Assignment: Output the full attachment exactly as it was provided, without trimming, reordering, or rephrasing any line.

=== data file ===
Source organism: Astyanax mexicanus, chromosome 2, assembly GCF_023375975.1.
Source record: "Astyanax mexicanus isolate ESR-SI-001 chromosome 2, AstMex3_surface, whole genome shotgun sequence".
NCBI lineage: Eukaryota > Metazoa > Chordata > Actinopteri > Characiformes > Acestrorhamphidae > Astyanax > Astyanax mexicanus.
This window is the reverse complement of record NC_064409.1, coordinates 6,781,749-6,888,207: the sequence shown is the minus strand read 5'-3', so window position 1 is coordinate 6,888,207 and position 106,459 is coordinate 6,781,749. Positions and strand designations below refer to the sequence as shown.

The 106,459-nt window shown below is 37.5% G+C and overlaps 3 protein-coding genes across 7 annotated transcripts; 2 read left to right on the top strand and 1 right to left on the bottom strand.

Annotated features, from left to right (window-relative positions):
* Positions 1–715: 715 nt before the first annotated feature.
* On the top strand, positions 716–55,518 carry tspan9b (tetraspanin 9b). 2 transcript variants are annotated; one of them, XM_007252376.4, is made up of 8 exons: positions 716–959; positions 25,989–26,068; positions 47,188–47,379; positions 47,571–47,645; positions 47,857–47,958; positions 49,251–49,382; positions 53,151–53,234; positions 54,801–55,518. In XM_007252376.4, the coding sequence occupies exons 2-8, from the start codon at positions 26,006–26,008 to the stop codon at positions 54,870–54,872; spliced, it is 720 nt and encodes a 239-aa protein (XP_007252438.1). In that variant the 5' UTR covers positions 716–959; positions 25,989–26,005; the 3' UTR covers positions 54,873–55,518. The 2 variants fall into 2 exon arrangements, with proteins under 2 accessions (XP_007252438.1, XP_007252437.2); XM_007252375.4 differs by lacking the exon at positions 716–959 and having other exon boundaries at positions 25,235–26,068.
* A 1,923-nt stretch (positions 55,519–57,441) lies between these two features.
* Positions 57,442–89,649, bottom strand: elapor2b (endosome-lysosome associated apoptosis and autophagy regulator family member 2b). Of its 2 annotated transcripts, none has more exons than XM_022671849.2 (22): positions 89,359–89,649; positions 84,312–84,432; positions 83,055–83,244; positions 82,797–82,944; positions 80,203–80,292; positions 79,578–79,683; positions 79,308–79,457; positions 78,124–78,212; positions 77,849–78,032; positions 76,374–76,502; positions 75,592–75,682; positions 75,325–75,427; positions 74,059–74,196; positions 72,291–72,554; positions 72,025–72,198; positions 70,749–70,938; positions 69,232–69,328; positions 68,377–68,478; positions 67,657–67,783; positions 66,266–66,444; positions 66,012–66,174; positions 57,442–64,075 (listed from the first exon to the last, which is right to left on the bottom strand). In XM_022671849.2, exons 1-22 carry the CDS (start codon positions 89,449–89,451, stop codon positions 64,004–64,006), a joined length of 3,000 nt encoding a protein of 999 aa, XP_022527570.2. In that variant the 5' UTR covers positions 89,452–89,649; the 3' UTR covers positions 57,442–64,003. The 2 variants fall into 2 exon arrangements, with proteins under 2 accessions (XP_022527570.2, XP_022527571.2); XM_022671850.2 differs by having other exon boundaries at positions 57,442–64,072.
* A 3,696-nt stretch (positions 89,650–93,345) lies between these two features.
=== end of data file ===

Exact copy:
Source organism: Astyanax mexicanus, chromosome 2, assembly GCF_023375975.1.
Source record: "Astyanax mexicanus isolate ESR-SI-001 chromosome 2, AstMex3_surface, whole genome shotgun sequence".
NCBI lineage: Eukaryota > Metazoa > Chordata > Actinopteri > Characiformes > Acestrorhamphidae > Astyanax > Astyanax mexicanus.
This window is the reverse complement of record NC_064409.1, coordinates 6,781,749-6,888,207: the sequence shown is the minus strand read 5'-3', so window position 1 is coordinate 6,888,207 and position 106,459 is coordinate 6,781,749. Positions and strand designations below refer to the sequence as shown.

The 106,459-nt window shown below is 37.5% G+C and overlaps 3 protein-coding genes across 7 annotated transcripts; 2 read left to right on the top strand and 1 right to left on the bottom strand.

Annotated features, from left to right (window-relative positions):
* Positions 1–715: 715 nt before the first annotated feature.
* On the top strand, positions 716–55,518 carry tspan9b (tetraspanin 9b). 2 transcript variants are annotated; one of them, XM_007252376.4, is made up of 8 exons: positions 716–959; positions 25,989–26,068; positions 47,188–47,379; positions 47,571–47,645; positions 47,857–47,958; positions 49,251–49,382; positions 53,151–53,234; positions 54,801–55,518. In XM_007252376.4, the coding sequence occupies exons 2-8, from the start codon at positions 26,006–26,008 to the stop codon at positions 54,870–54,872; spliced, it is 720 nt and encodes a 239-aa protein (XP_007252438.1). In that variant the 5' UTR covers positions 716–959; positions 25,989–26,005; the 3' UTR covers positions 54,873–55,518. The 2 variants fall into 2 exon arrangements, with proteins under 2 accessions (XP_007252438.1, XP_007252437.2); XM_007252375.4 differs by lacking the exon at positions 716–959 and having other exon boundaries at positions 25,235–26,068.
* A 1,923-nt stretch (positions 55,519–57,441) lies between these two features.
* Positions 57,442–89,649, bottom strand: elapor2b (endosome-lysosome associated apoptosis and autophagy regulator family member 2b). Of its 2 annotated transcripts, none has more exons than XM_022671849.2 (22): positions 89,359–89,649; positions 84,312–84,432; positions 83,055–83,244; positions 82,797–82,944; positions 80,203–80,292; positions 79,578–79,683; positions 79,308–79,457; positions 78,124–78,212; positions 77,849–78,032; positions 76,374–76,502; positions 75,592–75,682; positions 75,325–75,427; positions 74,059–74,196; positions 72,291–72,554; positions 72,025–72,198; positions 70,749–70,938; positions 69,232–69,328; positions 68,377–68,478; positions 67,657–67,783; positions 66,266–66,444; positions 66,012–66,174; positions 57,442–64,075 (listed from the first exon to the last, which is right to left on the bottom strand). In XM_022671849.2, exons 1-22 carry the CDS (start codon positions 89,449–89,451, stop codon positions 64,004–64,006), a joined length of 3,000 nt encoding a protein of 999 aa, XP_022527570.2. In that variant the 5' UTR covers positions 89,452–89,649; the 3' UTR covers positions 57,442–64,003. The 2 variants fall into 2 exon arrangements, with proteins under 2 accessions (XP_022527570.2, XP_022527571.2); XM_022671850.2 differs by having other exon boundaries at positions 57,442–64,072.
* A 3,696-nt stretch (positions 89,650–93,345) lies between these two features.